Shanti Devi’s husband was working in a grocery store when India declared a nationwide lockdown to prevent the spread of COVID-19.
Devi still remembers that day. It was March 24, 2020, when her husband returned home depressed and dejected, wondering what future awaited him, his wife, and two children.
“The owner of the grocery store asked his employees, including my husband, not to come to the shop anymore because he may not be able to provide them any salary,” Devi recalls.
“Overnight, our family was without a livelihood and with no sustainable income,” she says. “Where would we go? What would we do?”
After a few weeks, the family decided to move to their village in the northern Indian state of Uttar Pradesh.
Heading home was a difficult task. Amid the scorching heat, Devi and her husband and their children aged seven and 11, walked for miles, got a lift from a lorry, and finally, after two days of travel, reached their village.
“However, the situation there was scary to the core,” says Devi. “There was no work available and we were living solely on our leftover savings,” she adds.
“The education of our kids, the mental equanimity, everything got so ruthlessly destroyed,” says the woman.
After a year and seven months, the family decided to head back to Delhi for work.
In the national capital, things were subtly limping back to normality. The shop owner took back Devi’s husband for work but at about 40 percent less pay than what he used to get.
“We had no option. We readily accepted whatever was being offered,” says Devi.
The situation became more difficult when her husband was tested positive of HIV after complaining of severe fever.
“It was doomsday for us. He stopped going to work. We were again at the brink of starvation,” says Devi.
Arti Kumari, a mother of three children from Delhi, shares a similar ordeal.
Her husband was working as a roadside vendor selling cotton candies when he tested positive for HIV. The earnings began to dwindle and the family began facing an immensely tough time.
“I was scared to even imagine what would happen if the situation would remain like this. How could I send my kids to school? How could I arrange for their studies, and how could I bring them up,” Arti says.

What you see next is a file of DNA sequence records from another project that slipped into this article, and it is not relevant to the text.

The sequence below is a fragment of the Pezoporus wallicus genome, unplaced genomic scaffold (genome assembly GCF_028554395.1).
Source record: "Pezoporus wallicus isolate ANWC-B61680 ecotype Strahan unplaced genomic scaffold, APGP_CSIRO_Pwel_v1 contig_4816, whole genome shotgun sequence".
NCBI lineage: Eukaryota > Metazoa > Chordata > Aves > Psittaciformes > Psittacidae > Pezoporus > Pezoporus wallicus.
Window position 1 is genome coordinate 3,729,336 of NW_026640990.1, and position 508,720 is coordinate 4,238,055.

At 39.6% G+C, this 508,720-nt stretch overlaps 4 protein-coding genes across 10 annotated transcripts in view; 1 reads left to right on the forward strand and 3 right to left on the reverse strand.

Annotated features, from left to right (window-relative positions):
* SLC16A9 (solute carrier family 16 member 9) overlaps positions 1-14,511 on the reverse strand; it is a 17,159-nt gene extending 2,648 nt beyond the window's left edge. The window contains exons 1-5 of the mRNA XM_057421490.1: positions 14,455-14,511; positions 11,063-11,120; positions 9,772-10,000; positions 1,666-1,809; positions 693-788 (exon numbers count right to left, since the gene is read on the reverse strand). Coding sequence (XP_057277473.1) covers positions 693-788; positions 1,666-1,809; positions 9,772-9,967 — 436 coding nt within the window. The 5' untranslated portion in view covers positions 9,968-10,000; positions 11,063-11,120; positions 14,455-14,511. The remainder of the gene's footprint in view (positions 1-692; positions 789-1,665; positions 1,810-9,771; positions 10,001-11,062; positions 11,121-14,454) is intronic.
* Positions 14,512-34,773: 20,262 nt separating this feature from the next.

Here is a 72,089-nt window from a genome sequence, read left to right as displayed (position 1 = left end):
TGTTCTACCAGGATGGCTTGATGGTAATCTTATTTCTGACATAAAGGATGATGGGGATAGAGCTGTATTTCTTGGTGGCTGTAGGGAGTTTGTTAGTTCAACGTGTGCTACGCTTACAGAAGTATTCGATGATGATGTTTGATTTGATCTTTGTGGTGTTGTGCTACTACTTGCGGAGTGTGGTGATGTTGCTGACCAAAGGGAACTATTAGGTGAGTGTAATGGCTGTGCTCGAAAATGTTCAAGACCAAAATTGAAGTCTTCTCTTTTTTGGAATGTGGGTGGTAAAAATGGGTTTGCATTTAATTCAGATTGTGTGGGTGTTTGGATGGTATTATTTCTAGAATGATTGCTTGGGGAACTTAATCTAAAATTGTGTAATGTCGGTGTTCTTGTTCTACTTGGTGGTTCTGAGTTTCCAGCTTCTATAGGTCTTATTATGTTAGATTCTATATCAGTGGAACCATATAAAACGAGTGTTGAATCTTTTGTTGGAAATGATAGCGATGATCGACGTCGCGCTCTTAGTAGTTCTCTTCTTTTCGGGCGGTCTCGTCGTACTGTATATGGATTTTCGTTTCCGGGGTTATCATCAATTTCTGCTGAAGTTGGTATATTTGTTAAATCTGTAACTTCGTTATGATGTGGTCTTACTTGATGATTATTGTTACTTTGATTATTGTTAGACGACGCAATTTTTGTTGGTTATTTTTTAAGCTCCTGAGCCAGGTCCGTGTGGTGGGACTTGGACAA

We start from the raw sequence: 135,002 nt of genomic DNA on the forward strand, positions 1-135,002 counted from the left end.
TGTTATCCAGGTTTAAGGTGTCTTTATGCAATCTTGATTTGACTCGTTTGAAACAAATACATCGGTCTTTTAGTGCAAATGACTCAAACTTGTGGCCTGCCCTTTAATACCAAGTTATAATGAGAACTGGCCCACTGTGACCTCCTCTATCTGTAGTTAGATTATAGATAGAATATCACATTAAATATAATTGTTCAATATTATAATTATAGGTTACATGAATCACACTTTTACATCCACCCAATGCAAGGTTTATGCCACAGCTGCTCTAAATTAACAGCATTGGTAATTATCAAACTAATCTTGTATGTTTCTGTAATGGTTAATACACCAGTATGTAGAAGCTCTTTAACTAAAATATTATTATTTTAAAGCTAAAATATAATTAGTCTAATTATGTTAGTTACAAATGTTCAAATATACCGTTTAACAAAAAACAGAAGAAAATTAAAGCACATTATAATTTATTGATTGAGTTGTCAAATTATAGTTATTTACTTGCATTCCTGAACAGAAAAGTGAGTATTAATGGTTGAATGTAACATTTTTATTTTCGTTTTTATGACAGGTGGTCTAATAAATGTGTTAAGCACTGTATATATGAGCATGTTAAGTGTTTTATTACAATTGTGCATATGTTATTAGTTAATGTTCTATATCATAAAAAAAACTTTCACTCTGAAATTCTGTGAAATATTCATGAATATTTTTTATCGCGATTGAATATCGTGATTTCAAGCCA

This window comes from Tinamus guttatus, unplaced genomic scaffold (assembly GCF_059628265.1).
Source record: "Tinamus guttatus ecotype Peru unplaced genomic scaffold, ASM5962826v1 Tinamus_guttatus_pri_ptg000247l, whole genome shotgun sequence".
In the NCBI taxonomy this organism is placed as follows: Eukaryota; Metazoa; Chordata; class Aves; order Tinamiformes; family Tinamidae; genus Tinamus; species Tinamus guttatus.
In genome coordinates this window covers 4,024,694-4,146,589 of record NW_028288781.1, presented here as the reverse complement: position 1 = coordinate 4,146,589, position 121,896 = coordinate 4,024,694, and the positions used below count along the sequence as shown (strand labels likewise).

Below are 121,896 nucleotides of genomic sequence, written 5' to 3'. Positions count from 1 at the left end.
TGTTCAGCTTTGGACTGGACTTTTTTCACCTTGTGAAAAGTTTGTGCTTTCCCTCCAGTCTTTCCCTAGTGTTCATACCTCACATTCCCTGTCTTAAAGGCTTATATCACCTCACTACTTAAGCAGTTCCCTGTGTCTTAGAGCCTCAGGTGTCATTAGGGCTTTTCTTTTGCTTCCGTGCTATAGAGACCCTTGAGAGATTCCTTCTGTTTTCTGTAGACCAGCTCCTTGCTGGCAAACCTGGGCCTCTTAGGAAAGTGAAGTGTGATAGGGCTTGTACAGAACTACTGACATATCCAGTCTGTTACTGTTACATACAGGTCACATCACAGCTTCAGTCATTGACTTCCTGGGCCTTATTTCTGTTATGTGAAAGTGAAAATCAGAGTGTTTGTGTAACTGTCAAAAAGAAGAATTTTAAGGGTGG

According to the government’s National AIDS Control Organization, over 1.7 million people contracted HIV in the country in the past 10 years, including thousands of children.
This year, Caritas India, the social action arm of the Catholic Church, began a comprehensive program to help generate livelihood opportunities for people living with HIV.
The agency primarily works in the slums of Delhi where cases are found in large numbers.
Father Paul Moonjely, executive director of Caritas India, says the support aims to help families of people living with HIV start earning and raising their living conditions.
“This aims to empower women to become financially independent,” says the priest.
Shanti Devi was the first to benefit from the program.
“I enrolled my name there. A few days later, some volunteers approached me and asked whether I would want to enroll in tailoring classes,” she says.
After a month of training, she was provided with a sewing machine.
“That machine was like a savior for me. I began getting work from a nearby boutique and our earnings gradually become decent. I now earn about 15,000 rupees a month,” says Denvi.
Inspired by Devi, other women in the community joined the program. Devi has become their mentor.
“It was Shanti Devi who taught me tailoring and making delicacies,” says Arti, adding that her earnings have increased.